Monday, July 6, 2009

Gleanings from the Didache

I just finished reading through the Didache again – twice. It is a very brief, but interesting read. Even a slow reader should be able to read through it in less than a half-hour.

The Didache, which means “teaching,” is an early document that is believed to be a compilation of some of the main teachings of the twelve Apostles. Three of the major themes I see in its pages are: general instructions about the Christian life, instructions about the sacraments of water baptism and the Eucharist, and instructions concerning Church government (with a good number of verses addressing the office of the prophet.) What makes this most intriguing to me is the very strong probability that this was written during the same time period that a number of the New Testament books were still being written, perhaps around 65 a.d. This is what the “New Testament Church” believed and practiced before there was what we know as the New Testament.

What follows are a few things I found particularly interesting.

1. Because the hypocrites [Pharisees] fasted on Mondays and Thursdays, Wednesdays and Fridays were to be the designated fast days for Christians.

2. The Lord's Prayer was to be prayed three times per day. You may have heard it said that the Lord's Prayer is an “outline for prayer.” The early Church knew it to be an actual prayer.

3. Only baptized believers were to partake of the Eucharist.

4. Water baptism seemed to take place after some instructions about the Christian life and was done using the trinitarian formula, “in the name of the Father, and of the Son, and of the Holy Spirit.” This baptism was to take place “in running water,” but if that wasn't available then “in some other water.” The water was to be “cold” but if unavailable, “do so in warm.” And if there wasn't enough water for immersion then “pour water on the head three times.” (interesting point for immersionists)
The one baptizing, the one being baptized, “as well as any others who were able” were to fast a day or two before the baptism took place.

5. Prayer for Holy Communion (Eucharist)
Concerning the cup:
"We give you thanks, our Father,
For the holy vine of David your servant,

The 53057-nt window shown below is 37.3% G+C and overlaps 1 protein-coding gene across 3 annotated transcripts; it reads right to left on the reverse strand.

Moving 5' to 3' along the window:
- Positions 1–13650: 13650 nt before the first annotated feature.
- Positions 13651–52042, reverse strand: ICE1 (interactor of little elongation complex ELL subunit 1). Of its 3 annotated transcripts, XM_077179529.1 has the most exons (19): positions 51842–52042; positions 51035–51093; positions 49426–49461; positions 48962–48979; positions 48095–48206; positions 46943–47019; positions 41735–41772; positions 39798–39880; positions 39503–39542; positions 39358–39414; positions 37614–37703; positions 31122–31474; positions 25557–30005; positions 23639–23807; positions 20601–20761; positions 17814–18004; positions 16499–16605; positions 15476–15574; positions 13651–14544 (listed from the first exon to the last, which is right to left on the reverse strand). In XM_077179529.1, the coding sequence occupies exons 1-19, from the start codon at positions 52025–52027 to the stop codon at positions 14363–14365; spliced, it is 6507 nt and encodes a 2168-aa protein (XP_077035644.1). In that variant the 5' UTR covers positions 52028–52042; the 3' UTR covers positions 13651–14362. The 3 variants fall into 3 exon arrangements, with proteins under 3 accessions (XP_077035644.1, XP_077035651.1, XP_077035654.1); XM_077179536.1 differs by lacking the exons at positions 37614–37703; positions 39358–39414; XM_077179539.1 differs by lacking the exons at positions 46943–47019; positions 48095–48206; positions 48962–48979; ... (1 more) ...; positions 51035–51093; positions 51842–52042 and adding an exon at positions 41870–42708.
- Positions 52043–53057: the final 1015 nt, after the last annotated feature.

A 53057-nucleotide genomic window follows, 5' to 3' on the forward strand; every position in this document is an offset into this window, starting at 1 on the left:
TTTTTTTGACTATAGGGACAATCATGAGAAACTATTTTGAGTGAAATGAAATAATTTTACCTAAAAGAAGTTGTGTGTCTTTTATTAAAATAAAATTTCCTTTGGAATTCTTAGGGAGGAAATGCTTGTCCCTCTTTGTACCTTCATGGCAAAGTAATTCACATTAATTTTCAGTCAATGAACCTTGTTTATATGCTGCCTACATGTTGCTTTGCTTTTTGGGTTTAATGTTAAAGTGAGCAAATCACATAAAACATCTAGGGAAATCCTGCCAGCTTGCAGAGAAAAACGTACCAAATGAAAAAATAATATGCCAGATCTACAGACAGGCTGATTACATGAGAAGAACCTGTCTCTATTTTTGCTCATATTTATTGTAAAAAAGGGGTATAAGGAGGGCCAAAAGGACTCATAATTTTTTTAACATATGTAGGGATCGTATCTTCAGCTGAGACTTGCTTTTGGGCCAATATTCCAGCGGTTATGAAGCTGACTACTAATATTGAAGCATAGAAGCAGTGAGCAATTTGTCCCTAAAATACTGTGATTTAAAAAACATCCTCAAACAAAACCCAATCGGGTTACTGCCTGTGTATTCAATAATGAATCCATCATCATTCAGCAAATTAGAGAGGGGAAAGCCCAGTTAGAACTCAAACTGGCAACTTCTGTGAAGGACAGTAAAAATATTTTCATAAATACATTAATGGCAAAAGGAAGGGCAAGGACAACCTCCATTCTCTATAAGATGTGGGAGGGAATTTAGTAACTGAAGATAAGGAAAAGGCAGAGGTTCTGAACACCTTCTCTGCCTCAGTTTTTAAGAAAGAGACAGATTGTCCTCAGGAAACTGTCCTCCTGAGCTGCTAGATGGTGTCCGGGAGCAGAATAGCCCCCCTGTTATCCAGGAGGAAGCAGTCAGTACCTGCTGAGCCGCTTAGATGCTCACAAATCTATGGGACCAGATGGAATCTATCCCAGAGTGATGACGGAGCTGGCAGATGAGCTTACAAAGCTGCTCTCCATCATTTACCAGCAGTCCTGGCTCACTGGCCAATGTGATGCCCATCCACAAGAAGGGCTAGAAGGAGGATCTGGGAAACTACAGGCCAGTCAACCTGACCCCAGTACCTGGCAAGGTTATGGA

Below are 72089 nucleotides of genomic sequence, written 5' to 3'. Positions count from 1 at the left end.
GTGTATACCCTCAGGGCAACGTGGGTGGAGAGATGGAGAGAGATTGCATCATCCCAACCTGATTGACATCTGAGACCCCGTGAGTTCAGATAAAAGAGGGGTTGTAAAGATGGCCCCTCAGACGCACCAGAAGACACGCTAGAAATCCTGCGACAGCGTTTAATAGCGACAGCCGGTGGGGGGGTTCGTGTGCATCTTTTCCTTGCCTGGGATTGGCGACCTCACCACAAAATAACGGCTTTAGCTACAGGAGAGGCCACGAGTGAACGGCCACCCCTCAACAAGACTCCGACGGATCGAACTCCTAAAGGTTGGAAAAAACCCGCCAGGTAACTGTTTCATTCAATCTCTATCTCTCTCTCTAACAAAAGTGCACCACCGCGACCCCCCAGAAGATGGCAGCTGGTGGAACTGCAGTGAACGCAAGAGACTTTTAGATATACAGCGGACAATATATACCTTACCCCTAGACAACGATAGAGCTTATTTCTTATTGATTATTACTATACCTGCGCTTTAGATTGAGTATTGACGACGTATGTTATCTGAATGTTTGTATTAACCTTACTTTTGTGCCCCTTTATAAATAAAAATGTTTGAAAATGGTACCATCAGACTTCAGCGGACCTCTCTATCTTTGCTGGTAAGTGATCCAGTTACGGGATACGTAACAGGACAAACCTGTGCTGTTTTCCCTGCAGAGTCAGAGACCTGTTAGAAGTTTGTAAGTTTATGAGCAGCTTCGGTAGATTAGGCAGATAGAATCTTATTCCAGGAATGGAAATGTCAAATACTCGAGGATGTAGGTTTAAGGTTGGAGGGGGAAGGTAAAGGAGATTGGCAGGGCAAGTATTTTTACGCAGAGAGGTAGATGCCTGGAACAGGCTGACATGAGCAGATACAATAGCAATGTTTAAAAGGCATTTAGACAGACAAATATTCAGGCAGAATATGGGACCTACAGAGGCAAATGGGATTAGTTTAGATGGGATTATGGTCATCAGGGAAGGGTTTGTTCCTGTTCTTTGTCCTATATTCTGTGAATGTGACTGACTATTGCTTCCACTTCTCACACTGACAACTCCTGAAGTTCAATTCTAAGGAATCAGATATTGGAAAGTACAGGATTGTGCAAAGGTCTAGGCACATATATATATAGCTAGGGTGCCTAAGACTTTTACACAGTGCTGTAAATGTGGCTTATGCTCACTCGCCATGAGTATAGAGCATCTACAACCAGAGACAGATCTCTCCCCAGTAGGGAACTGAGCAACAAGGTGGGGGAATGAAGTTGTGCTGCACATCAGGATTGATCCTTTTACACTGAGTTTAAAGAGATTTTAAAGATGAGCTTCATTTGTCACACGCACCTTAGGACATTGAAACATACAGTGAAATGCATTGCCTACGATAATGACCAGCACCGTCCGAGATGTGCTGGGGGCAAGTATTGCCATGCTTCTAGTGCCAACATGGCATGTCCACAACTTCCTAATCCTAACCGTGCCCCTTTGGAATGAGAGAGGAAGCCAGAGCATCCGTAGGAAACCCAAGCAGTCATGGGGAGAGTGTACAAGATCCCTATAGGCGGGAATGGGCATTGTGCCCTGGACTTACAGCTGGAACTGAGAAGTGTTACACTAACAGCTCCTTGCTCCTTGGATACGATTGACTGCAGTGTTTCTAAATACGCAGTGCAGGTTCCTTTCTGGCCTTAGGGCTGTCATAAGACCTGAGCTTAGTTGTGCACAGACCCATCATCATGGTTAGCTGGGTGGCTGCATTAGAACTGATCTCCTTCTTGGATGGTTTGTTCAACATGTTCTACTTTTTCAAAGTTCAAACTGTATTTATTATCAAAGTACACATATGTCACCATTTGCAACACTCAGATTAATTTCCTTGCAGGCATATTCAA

which you have made known to us
through Jesus, your servant
to you be the glory forever."

Concerning the broken bread:
"We give you thanks, our Father,
for the life and knowledge
which you have made known to us
through Jesus you servant;
to you be the glory forever.
Just as the bread was scattered
upon the mountains and then was
gathered together and became one,
so may your church be gathered together
from the ends of the earth into your kingdom;
for your is the glory and the power
through Jesus Christ forever."

Post-Communion prayer:
"We give you thanks, Holy Father,
for your holy name which you
have caused to dwell in our hearts,
and for the knowledge and faith and immortality
which you have made known to us
through Jesus your servant;
to you be the glory forever.
You, almighty Master, created all things for
your name's sake,
and gave food and drink to men to enjoy,
that they might give you thanks;
but to us you have graciously given
spiritual food and drink,
and eternal life through your servant.[Jesus]
Above all we give thanks because you are mighty;
to you be the glory forever.
Remember your church, Lord,
to deliver it from all evil
and to make it perfect in your love;
and gather it, the one that has been sanctified,
from the four winds into your kingdom,
which you have prepared for it;
for yours is the power and the glory forever.
May grace come, and may this world pass away.
Hosanna to the God of David.
If anyone is holy, let him come;
if anyone is not, let him repent.
Maranatha! Amen."

Good stuff from the very early Church!